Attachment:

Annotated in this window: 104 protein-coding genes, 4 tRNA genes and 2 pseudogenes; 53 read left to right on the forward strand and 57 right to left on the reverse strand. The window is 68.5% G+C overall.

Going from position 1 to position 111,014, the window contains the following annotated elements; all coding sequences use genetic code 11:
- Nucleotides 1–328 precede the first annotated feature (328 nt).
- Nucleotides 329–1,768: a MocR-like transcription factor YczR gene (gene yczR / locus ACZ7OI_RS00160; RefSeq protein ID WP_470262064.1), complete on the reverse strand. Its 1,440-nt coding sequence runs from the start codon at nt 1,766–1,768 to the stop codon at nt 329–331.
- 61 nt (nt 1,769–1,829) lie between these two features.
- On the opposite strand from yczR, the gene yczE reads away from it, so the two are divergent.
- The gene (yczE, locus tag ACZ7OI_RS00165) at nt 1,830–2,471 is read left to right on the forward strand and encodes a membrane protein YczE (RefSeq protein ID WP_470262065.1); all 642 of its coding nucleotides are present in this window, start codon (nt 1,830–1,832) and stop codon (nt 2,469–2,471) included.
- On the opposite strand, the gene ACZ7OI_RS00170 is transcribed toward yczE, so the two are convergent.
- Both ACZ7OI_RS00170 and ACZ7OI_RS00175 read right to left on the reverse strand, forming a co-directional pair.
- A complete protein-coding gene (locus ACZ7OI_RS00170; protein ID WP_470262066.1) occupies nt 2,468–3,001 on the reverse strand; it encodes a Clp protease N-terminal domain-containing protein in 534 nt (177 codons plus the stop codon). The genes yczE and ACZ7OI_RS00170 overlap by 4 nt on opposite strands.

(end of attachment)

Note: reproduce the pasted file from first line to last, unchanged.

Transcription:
Annotated in this window: 104 protein-coding genes, 4 tRNA genes and 2 pseudogenes; 53 read left to right on the forward strand and 57 right to left on the reverse strand. The window is 68.5% G+C overall.

Going from position 1 to position 111,014, the window contains the following annotated elements; all coding sequences use genetic code 11:
- Nucleotides 1–328 precede the first annotated feature (328 nt).
- Nucleotides 329–1,768: a MocR-like transcription factor YczR gene (gene yczR / locus ACZ7OI_RS00160; RefSeq protein ID WP_470262064.1), complete on the reverse strand. Its 1,440-nt coding sequence runs from the start codon at nt 1,766–1,768 to the stop codon at nt 329–331.
- 61 nt (nt 1,769–1,829) lie between these two features.
- On the opposite strand from yczR, the gene yczE reads away from it, so the two are divergent.
- The gene (yczE, locus tag ACZ7OI_RS00165) at nt 1,830–2,471 is read left to right on the forward strand and encodes a membrane protein YczE (RefSeq protein ID WP_470262065.1); all 642 of its coding nucleotides are present in this window, start codon (nt 1,830–1,832) and stop codon (nt 2,469–2,471) included.
- On the opposite strand, the gene ACZ7OI_RS00170 is transcribed toward yczE, so the two are convergent.
- Both ACZ7OI_RS00170 and ACZ7OI_RS00175 read right to left on the reverse strand, forming a co-directional pair.
- A complete protein-coding gene (locus ACZ7OI_RS00170; protein ID WP_470262066.1) occupies nt 2,468–3,001 on the reverse strand; it encodes a Clp protease N-terminal domain-containing protein in 534 nt (177 codons plus the stop codon). The genes yczE and ACZ7OI_RS00170 overlap by 4 nt on opposite strands.